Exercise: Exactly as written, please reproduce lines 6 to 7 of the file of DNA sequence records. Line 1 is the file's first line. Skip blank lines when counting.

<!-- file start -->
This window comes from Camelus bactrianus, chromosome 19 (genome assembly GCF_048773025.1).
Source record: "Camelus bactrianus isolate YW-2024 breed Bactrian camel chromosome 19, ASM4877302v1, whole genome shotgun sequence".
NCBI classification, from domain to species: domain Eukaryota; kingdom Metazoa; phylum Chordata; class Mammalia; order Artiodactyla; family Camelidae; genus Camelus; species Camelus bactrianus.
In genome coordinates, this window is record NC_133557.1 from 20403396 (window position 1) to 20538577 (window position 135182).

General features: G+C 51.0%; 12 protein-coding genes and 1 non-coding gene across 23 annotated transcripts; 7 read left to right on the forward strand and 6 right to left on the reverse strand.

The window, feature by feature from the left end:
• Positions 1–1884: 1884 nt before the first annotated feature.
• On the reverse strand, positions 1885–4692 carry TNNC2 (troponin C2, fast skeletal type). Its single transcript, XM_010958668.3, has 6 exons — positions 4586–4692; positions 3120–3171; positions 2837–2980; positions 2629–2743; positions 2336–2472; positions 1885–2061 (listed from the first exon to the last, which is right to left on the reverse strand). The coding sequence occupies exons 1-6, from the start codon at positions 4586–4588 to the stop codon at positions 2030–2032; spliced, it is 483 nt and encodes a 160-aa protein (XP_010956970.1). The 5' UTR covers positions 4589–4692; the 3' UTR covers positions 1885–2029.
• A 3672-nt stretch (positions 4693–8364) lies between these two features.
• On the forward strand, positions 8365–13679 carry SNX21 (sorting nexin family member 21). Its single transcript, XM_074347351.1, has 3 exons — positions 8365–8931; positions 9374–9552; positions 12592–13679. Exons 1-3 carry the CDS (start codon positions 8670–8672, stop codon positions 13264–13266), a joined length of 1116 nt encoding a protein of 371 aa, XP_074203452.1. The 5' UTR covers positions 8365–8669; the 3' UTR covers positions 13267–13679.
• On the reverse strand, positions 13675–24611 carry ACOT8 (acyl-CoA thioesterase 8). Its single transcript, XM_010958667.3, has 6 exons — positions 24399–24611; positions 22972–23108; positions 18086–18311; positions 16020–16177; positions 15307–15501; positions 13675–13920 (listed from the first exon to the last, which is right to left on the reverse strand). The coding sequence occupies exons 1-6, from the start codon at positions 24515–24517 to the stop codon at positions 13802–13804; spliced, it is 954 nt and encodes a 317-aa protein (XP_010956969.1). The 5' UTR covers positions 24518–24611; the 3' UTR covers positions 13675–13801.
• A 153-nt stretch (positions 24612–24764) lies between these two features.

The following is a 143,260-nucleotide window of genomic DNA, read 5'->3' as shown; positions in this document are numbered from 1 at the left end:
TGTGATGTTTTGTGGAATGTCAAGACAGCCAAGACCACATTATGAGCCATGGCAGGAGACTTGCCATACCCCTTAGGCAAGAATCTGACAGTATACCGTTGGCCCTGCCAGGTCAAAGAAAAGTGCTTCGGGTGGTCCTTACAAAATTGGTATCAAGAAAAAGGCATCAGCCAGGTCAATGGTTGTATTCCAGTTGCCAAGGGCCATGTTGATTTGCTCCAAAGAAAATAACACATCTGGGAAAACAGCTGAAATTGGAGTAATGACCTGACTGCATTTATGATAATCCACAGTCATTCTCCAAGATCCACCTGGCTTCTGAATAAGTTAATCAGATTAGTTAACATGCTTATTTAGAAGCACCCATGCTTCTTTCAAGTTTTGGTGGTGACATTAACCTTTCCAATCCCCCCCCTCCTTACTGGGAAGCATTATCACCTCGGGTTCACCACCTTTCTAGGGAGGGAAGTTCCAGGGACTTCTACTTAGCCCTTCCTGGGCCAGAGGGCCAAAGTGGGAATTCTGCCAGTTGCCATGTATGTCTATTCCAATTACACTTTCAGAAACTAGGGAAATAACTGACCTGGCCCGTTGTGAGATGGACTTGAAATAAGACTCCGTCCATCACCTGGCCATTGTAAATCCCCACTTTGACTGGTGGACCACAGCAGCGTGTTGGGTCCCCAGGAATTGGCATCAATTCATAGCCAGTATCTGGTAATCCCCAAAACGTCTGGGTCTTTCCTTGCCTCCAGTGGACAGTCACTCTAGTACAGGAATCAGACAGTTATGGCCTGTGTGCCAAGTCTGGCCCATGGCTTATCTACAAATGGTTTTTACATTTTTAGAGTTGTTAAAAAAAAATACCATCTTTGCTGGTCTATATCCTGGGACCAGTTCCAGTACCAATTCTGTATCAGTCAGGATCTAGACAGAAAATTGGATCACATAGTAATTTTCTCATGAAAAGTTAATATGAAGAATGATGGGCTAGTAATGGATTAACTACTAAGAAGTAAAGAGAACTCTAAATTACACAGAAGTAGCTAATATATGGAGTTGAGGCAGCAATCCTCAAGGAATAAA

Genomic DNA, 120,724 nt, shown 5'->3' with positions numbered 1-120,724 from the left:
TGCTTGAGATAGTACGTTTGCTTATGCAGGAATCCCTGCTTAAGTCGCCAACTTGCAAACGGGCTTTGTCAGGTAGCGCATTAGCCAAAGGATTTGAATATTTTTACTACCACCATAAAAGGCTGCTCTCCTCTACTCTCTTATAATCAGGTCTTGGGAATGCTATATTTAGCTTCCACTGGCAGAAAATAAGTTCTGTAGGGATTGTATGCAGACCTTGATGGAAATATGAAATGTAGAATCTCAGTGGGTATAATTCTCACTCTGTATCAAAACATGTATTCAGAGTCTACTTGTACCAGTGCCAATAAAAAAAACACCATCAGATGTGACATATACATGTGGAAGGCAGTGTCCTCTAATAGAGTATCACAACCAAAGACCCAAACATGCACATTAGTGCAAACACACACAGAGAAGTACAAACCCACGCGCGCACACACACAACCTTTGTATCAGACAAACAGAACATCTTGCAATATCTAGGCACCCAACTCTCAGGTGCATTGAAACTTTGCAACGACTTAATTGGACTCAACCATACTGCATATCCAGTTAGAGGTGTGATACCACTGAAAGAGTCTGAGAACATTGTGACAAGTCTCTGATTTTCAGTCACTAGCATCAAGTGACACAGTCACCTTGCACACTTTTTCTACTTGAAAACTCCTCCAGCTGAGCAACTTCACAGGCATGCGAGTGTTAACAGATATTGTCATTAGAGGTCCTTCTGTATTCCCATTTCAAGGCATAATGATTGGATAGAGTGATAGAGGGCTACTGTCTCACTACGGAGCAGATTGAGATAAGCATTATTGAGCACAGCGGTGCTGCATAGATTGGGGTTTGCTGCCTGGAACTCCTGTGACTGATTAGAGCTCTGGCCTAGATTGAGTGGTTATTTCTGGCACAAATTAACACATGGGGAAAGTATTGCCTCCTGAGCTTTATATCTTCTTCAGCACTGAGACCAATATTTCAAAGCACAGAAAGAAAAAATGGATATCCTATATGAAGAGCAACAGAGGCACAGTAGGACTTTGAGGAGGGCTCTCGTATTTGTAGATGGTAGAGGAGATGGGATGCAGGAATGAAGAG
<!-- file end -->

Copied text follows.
The window, feature by feature from the left end:
• Positions 1–1884: 1884 nt before the first annotated feature.